The introduction of lockdown measures in March 2020 led to immediate and large-scale use of home and flexible working arrangements (FWAs) in the UK and similarly across different countries in the world, at different times in the COVID-19 crisis. This highlighted the potential for profound change for the future of work. Yet, during the pandemic, the use of home working and other forms of FWAs has not been universal. Instead, they have been used predominantly by those in higher-paid occupations (60%) compared to those in working-class jobs (23%), suggesting a ‘two-tiered’ system. While extant research shows that FWAs are deeply gendered, the classed dimensions of FWAs have received less attention. Adopting an intersectional lens, this paper contributes to this gap in the evidence base, drawing on pilot research undertaken in a UK case study organisation that sets out to interrogate how FWAs are experienced by workers in lower-level occupational positions both during the COVID-19 pandemic and moving out of it. The research offers a novel complement to the mainly survey-based literature on COVID-19 and FWAs. Case study access was negotiated to a large financial services institution, allowing for the exploration of multiple perspectives within a bounded-context, along with consideration of the organisational culture in which policies are enacted. Through qualitative interviews with organisational Human Resource (HR) representatives, lines managers and workers in lower-level occupational positions, the following research questions are explored:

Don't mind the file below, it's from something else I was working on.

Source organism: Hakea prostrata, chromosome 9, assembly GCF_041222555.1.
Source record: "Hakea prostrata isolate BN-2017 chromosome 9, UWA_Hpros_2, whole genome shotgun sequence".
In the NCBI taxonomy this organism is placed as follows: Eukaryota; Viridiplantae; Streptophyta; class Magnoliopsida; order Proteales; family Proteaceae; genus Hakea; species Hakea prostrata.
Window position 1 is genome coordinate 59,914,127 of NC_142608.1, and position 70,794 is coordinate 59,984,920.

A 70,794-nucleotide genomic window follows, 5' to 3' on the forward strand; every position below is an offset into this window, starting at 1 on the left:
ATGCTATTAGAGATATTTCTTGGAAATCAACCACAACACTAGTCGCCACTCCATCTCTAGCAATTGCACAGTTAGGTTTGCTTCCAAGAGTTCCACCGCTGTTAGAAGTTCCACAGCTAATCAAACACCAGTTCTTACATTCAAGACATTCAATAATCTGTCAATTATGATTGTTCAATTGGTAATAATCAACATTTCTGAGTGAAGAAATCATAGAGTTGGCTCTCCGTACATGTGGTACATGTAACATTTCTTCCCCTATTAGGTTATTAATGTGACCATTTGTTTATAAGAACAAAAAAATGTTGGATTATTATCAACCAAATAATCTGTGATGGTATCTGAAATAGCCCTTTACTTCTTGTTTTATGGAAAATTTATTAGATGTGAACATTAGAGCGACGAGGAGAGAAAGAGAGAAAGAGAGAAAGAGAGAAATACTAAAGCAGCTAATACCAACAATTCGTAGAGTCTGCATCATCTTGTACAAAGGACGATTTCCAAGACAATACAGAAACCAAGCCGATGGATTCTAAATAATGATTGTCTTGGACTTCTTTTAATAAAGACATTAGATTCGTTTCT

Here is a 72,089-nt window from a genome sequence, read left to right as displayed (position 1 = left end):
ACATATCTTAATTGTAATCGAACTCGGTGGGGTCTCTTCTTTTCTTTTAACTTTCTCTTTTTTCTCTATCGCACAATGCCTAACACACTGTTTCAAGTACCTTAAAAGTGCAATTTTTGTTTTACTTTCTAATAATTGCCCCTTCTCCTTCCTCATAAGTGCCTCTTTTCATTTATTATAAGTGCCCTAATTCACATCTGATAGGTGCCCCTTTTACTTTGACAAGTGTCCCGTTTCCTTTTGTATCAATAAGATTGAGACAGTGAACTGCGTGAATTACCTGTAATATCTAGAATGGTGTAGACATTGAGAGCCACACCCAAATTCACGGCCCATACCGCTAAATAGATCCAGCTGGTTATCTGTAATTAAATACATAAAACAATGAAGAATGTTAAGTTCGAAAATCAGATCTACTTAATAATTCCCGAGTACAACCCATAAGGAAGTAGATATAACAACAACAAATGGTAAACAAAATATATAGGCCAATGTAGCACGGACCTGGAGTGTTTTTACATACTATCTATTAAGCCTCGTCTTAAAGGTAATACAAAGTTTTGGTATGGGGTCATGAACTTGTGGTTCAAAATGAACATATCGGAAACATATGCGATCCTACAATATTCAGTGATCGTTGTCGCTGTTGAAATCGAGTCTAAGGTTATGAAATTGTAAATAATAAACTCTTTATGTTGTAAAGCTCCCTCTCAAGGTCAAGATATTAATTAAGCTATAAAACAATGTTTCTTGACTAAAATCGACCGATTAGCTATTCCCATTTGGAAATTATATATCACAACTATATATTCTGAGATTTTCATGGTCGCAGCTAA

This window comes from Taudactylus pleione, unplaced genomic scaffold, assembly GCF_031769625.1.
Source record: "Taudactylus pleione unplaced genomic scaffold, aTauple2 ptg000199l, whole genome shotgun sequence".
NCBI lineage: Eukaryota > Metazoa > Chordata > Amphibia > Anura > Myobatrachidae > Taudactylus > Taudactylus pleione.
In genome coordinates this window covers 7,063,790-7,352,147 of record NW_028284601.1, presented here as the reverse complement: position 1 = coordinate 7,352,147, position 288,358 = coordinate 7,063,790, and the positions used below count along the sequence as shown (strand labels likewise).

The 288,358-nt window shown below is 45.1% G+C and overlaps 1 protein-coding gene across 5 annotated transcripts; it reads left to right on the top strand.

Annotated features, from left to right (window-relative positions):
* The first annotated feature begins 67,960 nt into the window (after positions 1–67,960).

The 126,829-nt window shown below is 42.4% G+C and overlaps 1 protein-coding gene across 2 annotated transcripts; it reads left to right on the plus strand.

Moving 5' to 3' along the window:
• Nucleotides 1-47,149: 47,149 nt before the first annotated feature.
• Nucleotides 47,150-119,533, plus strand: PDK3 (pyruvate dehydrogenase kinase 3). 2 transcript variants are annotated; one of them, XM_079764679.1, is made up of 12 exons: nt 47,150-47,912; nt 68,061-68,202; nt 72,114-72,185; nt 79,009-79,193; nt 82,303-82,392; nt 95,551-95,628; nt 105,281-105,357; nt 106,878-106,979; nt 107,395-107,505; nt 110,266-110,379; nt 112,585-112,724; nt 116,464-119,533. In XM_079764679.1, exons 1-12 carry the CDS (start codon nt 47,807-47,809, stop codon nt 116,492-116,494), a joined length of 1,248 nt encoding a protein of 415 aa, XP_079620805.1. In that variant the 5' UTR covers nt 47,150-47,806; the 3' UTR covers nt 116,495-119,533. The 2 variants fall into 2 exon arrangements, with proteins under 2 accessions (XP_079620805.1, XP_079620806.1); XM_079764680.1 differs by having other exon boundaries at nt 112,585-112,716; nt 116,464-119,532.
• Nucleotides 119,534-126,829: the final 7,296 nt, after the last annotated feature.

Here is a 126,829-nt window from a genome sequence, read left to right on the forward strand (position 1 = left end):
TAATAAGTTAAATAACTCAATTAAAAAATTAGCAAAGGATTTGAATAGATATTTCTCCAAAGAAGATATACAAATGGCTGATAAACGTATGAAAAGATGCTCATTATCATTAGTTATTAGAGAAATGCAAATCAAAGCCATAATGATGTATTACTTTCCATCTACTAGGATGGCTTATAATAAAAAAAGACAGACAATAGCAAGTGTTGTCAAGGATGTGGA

1. What is the organisation’s FWAs policy and how has such policy changed or been adapted following the COVID-19 pandemic?
2. What is the role of the organisation’s HR professionals in the implementation of FWAs?
3. What are the views and perceptions of line managers and their experiences of the operational challenges and rewards of implementing FWA?
4. What are workers understandings, perceptions and experiences of the organisation’s FWAs? How does occupational status and gender, and other dimensions of social positionality influence these experiences?

Drawing upon theories of translation and post-structuralist understandings of policies as having ‘complex social lives’ in the ways they are implemented (or translated), the paper considers the different types of FWAs that are available to different workers and the ways they ‘play out’ along not only along gendered, but classed and racialised, lines. The paper points to advancing both theory and practice through the privileging of the experiences of ‘unheard voices’ to offer a more nuanced understanding and intersectional conceptualisation of the complex social and organisational power relations in which flexible working policies are situated, and can lead to the amplifying rather than ameliorating of inequalities. To support policy and organisational decision-making, it is argued that as part of their EDI approaches, organisations must reflect on the unintended outcomes of well-meaning policies such as FWAs to ensure they really are for all and not just for some.


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Cite as

Teasdale, N. 2023, 'Moving beyond Covid-19 - flexible working arrangements, for all or for just for some?', 2023 Gender, Work and Organization conference , Stellenbosch , South Africa. https://researchonline.gcu.ac.uk/en/publications/80ea6552-9916-4f8e-a0c1-7010c6139268

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Last updated: 08 March 2023
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